by Esther J. Santiago
I can’t remember the last time I sat at a café with a croissant and a white chocolate mocha next to my laptop, just listening to soft tunes as I wrote for hours. Whether it was for work, school, or simply writing for myself, letting time pass away at a café or the campus library was the highlight of my day during pre-COVID times. On a rainy day like today, I would put on my headphones, and let the Animal Crossing soundtrack stream away, specifically the one with the rain sounds that soothe your soul. It began as a method to calm myself from the stress of studying and help me focus but soon, it shifted into a new reading and writing experience. Last year, I wrote a short fairytale story on Snow White after she awakens from “true love’s kiss,” and rediscovers herself in a second life. While crafting the story, I was influenced by Chinese legends like The Butterfly Lovers and Legend of the White Snake, which I had read recently for a literature class.
I listened to “Unsullied” by Mao Buyi and “Grief and Sorrow” by Toshiro Masuda (here’s a cover by Kevin Won), and tried to evoke what I felt through the music on the pages. Did I almost cry as I shaped Snow White’s tragedies? Yes, and that was my goal. As I reread my story, I could feel colors, hear the faces of the characters I was bringing to life, and taste the letters escaping their imaginary mouths. A particular line from “Unsullied” resonated exactly with how I imagined Snow White felt in this second life, in which Prince Charming is not-so charming but actually evil: “心中的花枯萎 时光它去不回. The flower in my heart withers, time never returns” (my translation). However, I didn’t need to seek lyrics that paralleled my purpose in writing. Instrumental music tells stories just as well. As I listened to “Grief and Sorrow,” I painted the landscape grey. From this experience, I learned more about myself as a writer and translating emotions from music into words.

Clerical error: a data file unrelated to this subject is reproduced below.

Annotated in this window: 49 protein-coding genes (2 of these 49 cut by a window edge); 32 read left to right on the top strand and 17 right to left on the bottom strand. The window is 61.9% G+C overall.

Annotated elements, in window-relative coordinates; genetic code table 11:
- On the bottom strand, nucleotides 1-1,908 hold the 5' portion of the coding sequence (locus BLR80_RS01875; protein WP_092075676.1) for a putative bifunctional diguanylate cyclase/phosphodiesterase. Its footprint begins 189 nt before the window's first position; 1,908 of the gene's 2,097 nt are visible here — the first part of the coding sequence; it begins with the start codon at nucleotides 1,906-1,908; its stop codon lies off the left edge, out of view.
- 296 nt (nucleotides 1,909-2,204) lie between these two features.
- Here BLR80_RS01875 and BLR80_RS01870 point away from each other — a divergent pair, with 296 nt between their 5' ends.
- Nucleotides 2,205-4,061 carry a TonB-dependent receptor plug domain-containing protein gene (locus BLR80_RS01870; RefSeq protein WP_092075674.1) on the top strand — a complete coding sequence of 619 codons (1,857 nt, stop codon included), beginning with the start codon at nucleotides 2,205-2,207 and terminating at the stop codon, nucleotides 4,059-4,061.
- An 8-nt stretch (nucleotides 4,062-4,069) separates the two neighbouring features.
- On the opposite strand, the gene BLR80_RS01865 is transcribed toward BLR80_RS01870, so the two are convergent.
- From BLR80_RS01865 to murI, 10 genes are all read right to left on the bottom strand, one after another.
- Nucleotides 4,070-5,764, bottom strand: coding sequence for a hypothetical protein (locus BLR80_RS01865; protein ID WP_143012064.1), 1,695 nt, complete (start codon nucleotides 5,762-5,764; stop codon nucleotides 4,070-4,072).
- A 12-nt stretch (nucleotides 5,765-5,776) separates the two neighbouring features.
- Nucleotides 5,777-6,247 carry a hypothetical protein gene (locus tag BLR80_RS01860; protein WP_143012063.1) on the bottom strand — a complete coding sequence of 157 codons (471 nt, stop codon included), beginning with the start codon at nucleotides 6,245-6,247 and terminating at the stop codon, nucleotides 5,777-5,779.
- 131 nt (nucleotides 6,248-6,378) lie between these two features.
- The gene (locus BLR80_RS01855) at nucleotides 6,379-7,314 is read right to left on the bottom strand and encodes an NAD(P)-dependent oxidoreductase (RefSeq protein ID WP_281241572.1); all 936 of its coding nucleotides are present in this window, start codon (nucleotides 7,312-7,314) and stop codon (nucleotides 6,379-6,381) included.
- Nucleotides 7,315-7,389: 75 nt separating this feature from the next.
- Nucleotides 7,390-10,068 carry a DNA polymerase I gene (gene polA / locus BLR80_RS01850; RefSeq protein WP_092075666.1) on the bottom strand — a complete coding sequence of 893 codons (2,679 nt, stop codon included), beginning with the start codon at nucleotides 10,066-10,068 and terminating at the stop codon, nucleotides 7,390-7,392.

A similar dynamic occurred to me as I listened to what I call “café music” (soft lofi-beats with elements of jazz, R&B, rap, indie, and bolero) while reading. I encountered new meanings and colors in some of my old favorite poems. For example, one of those poems is “How to Triumph Like a Girl” from Ada Limón’s Bright Dead Things.
Although the musicality in this powerful poem is fascinating on its own, I experimented reading this poem aloud while listening to “Withu” by Blvk. It was interesting to connect these two works of art, even though they were not meant to accompany each other. The song first transported me to my favorite coffee shop, and I felt coziness and nostalgia. Then, I could feel Limón’s voice electrifying my senses.
Eventually, I added more songs to the playlist I originally titled, “studying playlist,” which has now been reborn into the aurora journal reading playlist. The aurora journal reading playlist features Lo-Fi beats, Korean R&B, Jazz, 80s J-Pop, Spanish indie, bolero, and of course, more Animal Crossing soundtrack (I can’t help it. I’m in love with this game). Here’s a little preview of the playlist, including a few of my favorites:
Aurora by brillion., Tom Doolie, Monma (I was really excited when I came across this one because of its title, but no, I didn’t title our journal after this song.)
Our playlist is available on Spotify for anybody to listen. It is currently three hours and forty four minutes long (over 70 tunes), and I am still adding more.
Maybe I’m not at a café right now, but I’m sitting on Abuela’s couch. The laundry machine is on, the news broadcast is blasting on the TV, and Abuela is watching attentively. The neighbor’s dog barks at the man selling bread from his van. He says repeatedly, “Aquí llegó el pan calientito.” I open my book for the day. Put on my headphones. A little bit of static. Press play. An encounter of stimulations.
Take some time today to listen to our playlist as you enjoy your cafecito, and experiment reading or writing a poem or story. See what you find, and then share it with us.
(Instagram: @aurora_journal, Twitter: @aurora_journal)